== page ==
US army data on civilian harm in war against ISIL questioned

Rights groups and charities have raised questions over the United States military coordinates of civilian harm in Iraq and Syria released last week by the United Kingdom-based watchdog, Airwars.

In a data-sharing agreement hailed by the non-profit as a “groundbreaking decision by the US-led Coalition”, Airwars made public the geographic coordinates of 341 confirmed incidents of civilian harm and roughly 1,400 civilian deaths since the war against ISIL (ISIS) started six years ago.

During the campaign to retake the ISIL-occupied territories in Iraq and Syria, the battles for Mosul and Raqqa marked the height of destruction and civilian casualties.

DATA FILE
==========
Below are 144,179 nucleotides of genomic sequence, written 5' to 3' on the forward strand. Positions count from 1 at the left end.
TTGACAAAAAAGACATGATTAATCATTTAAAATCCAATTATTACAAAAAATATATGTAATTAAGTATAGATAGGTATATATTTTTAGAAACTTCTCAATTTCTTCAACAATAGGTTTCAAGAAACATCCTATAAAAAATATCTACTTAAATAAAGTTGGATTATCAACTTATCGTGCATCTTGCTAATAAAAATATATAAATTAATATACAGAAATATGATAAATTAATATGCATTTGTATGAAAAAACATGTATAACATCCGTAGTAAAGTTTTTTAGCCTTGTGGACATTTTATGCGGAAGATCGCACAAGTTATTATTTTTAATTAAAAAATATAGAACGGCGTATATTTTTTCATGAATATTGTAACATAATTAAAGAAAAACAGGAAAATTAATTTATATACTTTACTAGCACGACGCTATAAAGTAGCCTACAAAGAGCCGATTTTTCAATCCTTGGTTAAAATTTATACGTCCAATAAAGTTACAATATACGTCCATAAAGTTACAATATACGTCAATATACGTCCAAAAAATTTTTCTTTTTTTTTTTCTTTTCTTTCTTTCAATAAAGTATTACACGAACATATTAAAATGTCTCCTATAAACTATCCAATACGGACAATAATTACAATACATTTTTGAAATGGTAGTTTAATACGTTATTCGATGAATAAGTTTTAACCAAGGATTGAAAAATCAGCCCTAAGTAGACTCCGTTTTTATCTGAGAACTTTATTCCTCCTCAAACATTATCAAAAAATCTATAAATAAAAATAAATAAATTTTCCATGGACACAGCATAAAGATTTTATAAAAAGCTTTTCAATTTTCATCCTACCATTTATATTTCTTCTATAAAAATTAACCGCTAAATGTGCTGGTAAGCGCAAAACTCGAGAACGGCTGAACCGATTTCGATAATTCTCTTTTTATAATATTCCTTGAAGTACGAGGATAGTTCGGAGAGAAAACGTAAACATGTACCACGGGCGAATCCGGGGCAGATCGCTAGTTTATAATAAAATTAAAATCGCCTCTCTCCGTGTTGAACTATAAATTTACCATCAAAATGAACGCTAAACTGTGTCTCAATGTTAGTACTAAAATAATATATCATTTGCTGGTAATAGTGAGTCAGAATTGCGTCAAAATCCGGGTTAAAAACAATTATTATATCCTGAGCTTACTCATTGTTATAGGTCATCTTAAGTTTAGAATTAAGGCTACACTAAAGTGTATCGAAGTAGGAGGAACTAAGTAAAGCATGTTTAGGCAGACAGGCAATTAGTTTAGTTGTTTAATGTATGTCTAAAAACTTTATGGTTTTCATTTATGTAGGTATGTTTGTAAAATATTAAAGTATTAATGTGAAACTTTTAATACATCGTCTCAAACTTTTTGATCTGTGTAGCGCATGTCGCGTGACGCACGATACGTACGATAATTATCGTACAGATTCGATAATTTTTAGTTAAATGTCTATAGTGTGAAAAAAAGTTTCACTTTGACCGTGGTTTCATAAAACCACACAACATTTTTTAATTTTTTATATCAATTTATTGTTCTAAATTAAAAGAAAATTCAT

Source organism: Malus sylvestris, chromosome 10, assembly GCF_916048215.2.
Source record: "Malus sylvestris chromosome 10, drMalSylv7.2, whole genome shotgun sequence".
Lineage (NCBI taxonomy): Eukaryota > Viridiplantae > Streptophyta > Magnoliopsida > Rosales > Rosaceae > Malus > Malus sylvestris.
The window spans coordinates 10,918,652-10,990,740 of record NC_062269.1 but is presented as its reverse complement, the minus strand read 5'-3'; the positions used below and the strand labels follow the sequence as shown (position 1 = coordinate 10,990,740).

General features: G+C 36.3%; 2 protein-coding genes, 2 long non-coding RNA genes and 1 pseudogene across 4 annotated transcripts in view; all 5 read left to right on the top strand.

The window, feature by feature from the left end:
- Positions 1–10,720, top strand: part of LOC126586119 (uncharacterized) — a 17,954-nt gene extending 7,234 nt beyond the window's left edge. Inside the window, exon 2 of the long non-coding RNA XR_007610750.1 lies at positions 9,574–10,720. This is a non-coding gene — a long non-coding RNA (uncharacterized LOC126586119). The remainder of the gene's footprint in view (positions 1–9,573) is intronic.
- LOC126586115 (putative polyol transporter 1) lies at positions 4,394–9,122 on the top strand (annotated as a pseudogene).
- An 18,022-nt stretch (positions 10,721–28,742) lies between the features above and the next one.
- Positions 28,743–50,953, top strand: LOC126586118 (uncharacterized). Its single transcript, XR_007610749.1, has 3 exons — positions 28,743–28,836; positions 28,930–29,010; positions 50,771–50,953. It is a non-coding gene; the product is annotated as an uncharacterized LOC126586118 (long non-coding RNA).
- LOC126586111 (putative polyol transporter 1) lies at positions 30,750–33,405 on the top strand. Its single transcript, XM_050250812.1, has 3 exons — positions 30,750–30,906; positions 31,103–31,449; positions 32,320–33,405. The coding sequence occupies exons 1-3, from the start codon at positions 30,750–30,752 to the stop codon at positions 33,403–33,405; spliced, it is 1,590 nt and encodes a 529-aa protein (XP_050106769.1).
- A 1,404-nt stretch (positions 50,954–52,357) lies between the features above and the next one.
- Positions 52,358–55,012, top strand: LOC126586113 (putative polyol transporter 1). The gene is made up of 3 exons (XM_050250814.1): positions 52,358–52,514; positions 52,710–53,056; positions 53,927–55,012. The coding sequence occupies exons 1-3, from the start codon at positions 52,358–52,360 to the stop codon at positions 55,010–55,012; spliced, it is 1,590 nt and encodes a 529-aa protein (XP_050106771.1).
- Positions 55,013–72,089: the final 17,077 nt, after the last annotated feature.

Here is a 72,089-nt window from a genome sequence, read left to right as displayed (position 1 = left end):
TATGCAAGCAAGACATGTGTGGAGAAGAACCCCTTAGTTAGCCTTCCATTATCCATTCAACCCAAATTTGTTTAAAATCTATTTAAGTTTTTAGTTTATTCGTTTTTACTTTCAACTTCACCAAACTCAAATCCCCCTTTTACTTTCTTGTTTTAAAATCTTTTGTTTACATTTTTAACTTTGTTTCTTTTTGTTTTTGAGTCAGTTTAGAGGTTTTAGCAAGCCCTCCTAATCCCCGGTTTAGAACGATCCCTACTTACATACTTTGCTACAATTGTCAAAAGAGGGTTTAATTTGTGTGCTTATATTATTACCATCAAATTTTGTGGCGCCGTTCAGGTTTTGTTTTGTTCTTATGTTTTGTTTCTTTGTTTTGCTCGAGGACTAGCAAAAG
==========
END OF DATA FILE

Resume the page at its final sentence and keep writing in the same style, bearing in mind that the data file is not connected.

Airwars estimated that more than 13,000 non-combatants were confirmed killed in the campaign due to the coalition’s actions since 2014. The coalition puts that number at just 1,410.

Once prominent commercial and cultural centres in the region, the two cities were razed to the ground by coalition air raids in the name of liberation. According to the United Nations, much of the old city of Mosul and 70 percent of Raqqa were destroyed.

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